Hello, OptiMIST People!
Back at it again with KaMIST! Your weekly dose of insights into the latest marketing trends. In this week’s KaMIST we’ll dive into the viral consumer subpoena by Esteh Indonesia.
Lately, the internet has been faced with an uproar by the news of a Twitter user who criticized Esteh Indonesia but ended up being exposed to UU ITE. This event caused the keyword “UU ITE” to become a trending topic on social media. The tweet is alleged to contain insults to PT Esteh Indonesia Makmur.
Chronologically, this feud began with the tweet of a consumer named Gandhi via the Twitter account @gandhoyy. Gandhi submitted a complaint for one of Esteh Indonesia’s products, namely Chizu Red Velvet, which was considered too sweet. In his upload, Gandhi mentioned that Chizu Red Velvet belonging to Esteh Indonesia contains as much as three kilograms of sugar. Gandhi’s tweet was quickly responded to by @esteh_indonesia, which stated that the information had been sent to their legal team. Following the response to Gandhi’s tweet, Esteh Indonesia also gave a subpoena signed by the legal team, Brian Michael, on Saturday, September 24, 2022. Gandhi finally issued a Twitter apology for his insensitive comment on Sunday, September 25, 2022.
The managing partner of Inventure, Yuswohady, addressed this problem and offered advice on what a business should do in a similar position. He agrees that many brands are experiencing a culture shock related to the current pattern of consumer and producer interactions. He added that since consumers of today have access to information, the world has taken on a horizontal pattern. On public forums, consumers are free to comment on any topic, including brands. Many brands are still unaware of this situation. They thus frequently overreact.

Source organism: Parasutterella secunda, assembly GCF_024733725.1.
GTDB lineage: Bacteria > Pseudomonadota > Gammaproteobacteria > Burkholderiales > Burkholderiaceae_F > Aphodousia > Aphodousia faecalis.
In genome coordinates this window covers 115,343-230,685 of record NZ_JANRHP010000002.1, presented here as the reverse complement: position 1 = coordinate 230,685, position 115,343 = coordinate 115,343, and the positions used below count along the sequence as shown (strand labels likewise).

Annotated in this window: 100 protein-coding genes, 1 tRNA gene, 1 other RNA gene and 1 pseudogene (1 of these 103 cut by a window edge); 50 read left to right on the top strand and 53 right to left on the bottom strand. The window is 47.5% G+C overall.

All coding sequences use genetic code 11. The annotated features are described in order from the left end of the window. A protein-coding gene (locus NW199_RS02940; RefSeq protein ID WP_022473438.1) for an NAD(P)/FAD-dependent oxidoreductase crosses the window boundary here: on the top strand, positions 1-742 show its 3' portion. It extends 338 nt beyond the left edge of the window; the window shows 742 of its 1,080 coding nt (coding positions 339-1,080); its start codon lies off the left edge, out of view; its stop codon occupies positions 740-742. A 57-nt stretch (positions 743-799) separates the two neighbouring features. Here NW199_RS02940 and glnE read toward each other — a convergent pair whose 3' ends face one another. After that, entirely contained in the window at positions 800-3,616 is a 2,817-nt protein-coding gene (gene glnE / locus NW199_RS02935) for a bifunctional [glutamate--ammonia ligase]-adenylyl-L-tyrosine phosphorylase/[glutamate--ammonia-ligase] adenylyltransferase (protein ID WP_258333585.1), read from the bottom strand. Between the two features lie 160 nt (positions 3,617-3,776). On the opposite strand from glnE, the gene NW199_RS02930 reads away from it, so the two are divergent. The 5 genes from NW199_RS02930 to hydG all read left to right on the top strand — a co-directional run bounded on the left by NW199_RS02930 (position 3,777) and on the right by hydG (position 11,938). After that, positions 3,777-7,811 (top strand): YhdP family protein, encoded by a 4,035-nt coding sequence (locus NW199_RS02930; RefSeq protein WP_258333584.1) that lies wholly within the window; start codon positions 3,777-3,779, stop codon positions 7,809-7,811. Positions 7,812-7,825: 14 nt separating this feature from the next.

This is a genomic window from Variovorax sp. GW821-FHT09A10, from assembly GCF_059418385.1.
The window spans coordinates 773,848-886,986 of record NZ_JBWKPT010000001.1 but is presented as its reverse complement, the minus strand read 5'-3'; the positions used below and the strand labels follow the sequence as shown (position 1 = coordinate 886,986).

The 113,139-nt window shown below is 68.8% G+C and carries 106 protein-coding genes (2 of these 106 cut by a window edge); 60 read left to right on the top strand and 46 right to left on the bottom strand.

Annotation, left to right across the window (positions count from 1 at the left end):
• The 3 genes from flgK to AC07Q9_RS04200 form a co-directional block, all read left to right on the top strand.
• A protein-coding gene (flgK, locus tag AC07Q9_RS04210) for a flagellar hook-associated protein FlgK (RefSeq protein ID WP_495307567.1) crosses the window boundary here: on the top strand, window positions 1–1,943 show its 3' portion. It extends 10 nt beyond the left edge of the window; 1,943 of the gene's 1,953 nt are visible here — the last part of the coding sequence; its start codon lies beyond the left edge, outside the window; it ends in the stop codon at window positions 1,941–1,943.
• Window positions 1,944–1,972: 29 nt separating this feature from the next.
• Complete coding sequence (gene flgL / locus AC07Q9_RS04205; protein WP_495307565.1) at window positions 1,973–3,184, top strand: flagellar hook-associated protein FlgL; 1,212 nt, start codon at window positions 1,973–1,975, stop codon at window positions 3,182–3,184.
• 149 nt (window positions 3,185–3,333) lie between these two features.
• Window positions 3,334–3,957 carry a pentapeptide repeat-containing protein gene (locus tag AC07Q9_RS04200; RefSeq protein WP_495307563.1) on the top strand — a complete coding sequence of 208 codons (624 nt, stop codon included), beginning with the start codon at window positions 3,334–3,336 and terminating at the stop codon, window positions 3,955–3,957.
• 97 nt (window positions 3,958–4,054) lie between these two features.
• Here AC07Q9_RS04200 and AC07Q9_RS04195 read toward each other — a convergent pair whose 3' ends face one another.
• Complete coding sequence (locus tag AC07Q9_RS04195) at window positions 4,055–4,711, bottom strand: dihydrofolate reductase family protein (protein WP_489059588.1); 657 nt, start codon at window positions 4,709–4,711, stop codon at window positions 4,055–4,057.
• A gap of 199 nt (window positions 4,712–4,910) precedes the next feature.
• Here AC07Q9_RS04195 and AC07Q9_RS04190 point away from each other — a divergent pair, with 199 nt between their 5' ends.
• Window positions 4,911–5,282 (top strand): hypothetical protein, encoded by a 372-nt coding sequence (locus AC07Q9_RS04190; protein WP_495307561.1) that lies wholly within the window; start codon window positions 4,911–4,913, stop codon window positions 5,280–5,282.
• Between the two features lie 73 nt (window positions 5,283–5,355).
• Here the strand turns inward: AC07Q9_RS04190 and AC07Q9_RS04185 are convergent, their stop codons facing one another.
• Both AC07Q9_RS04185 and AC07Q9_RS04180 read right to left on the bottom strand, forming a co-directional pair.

Yuswohady appealed with Esteh Indonesia to revoke their subpoena since it was thought to worsen the issue and further stigmatize the brand. Businesses shouldn’t react angrily to remarks made by online users. Additionally, the business should invite consumers to face-to-face meetings in order to resolve issues like these. The objective is to prevent issues from growing and to enable more professional problem-solving.
Managers understandably want to suppress or downplay negative reviews since they may be particularly harmful to businesses and are a source of concern. In fact, one of the top results for a search on “negative online reviews” on the internet is “how to remove negative online reviews.” This new study questions the assumption that negative reviews are invariably detrimental to a company’s bottom line. In fact, it implies that when consumers genuinely identify with a brand and recognize elements of their personality or identity in the brand, such evaluations could even provide positive results.
According to Ordabayeva, consumers who connect with a brand are more inclined to carefully consider bad evaluations in an effort to shield the brand—and by implication, themselves—from negative feedback. Consumers examine the social proximity of reviewers to themselves in particular, employing a variety of demographic, social, and group aspects to justify ignoring critical comments from socially distant reviewers. In the end, this shields brands that are important to identify from unfavorable comments. Dahl continues, “Negative reviews may even result in advantages for brands compared to favorable ratings. Notably, after favorable evaluations, consumers do not examine reviewer social proximity or resemblance in the same way. Regardless of their socioeconomic standing, they pay attention to such reviews because they always appreciate good comments about themselves and companies that are important to their sense of identity.
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